Ethiopia has had a huge contribution to the creation of the African Union. The creation of the African Union was not just a sudden happening, it could be anticipated throughout African history. Ethiopia has for long been the image of a non-colonized and independent country. It has played an important role in the formation of AU as well. Ethiopia, the oldest independent country in Africa and one of the oldest countries in the world is at least 3000 years old. Ethiopia has been an important inspiration to Africa, mostly as it remained free from European control during the age of imperialism.

Many researches and authors have shown Ethiopia’s role in African history that shows comprehensive account of Ethiopian diplomatic history in its contribution to Africa and the struggles waged by the oldest independent African state not only for its own survival but also for African freedom and unity. Ethiopia’s contribution to the decolonization of Africa at the then OAU now AU levels and the pan-African movement as well as its achievements are well documented.

As the political and diplomatic capital of Africa, Addis Ababa reflects a mosaic of cultural representation than any other city in the continent says Samuel Tefera (PhD). It is actually a space where the world present itself in a unique pattern.

“Addis hosts the African Union Commission and the UN-ECA which both are melting pots of various representation from all corners of Africa bringing together men and women of Africa and allowing them to exchange, interact and add to the beauty of the capital through manifestation expressed in the form of political, economic and aesthetic gathering,” Samuel told The Reporter. These gathering in small and large numbers create opportunity for individuals and groups to reveal their unique identities as expressed in their music, dance, paintings, food and clothing.

According to Samuel, who is an assistant professor at Addis Ababa University, Addis Ababa reflects Africa, as it hosts people, at least representing their countries in many different ways. The city reflects and represents Africa and of course even beyond, it should stand out to live up to the name, the capital of Africa. Samuel asserts that it is important for Addis to reflect Africa as it is the Africa’s political capital. He told The Reporter that as a historical capital that heralded an end to oppressive and exploitative colonial history of the continent, it is a seat of the government and the people of Ethiopia, a country that spearheaded the fight against abusive administrations in the continent, and proved that people can fight for truth, independence and respect and can win. It is a country that stood along other Africans in their struggle to freedom and structured the pan African movement through the establishment of the OAU, now AU. Hence, he said that it is indeed important that Addis shall reflect these founding facts through individual state and regional collective representation in the form of art, economy, politics and culture.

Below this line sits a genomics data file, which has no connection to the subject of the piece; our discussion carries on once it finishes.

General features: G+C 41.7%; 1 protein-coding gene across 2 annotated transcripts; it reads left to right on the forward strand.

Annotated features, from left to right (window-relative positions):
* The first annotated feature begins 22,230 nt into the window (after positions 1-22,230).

Samuel recommended that institutions such as the African union and individual member states shall strive towards the promotion of their culture through opening cultural centers in the representations where they can showcase their history and culture. They shall engage with private and public institutions including education centers and promote their culture, language and ideas by engaging people in the capital. Samuel commented that Addis hosts the French, Italian and other cultural centers and Africa countries need such space to increase the awareness of the various cultural attributes their people have. “I do not believe that there is a single thing called “African culture” but African cultures exist and manifests itself as a collective and mosaic identity of the people and African origin and that no other capital in the continent displays these better than Addis,” he told The Reporter. He added that the media shall also capitalize on production of commentaries and news such as culture and arts that contribute much to the making of a healthy generation and the creation of multicultural hubs that are positively engaging and attractive for people to live in.

Contributed by Sesina Hailou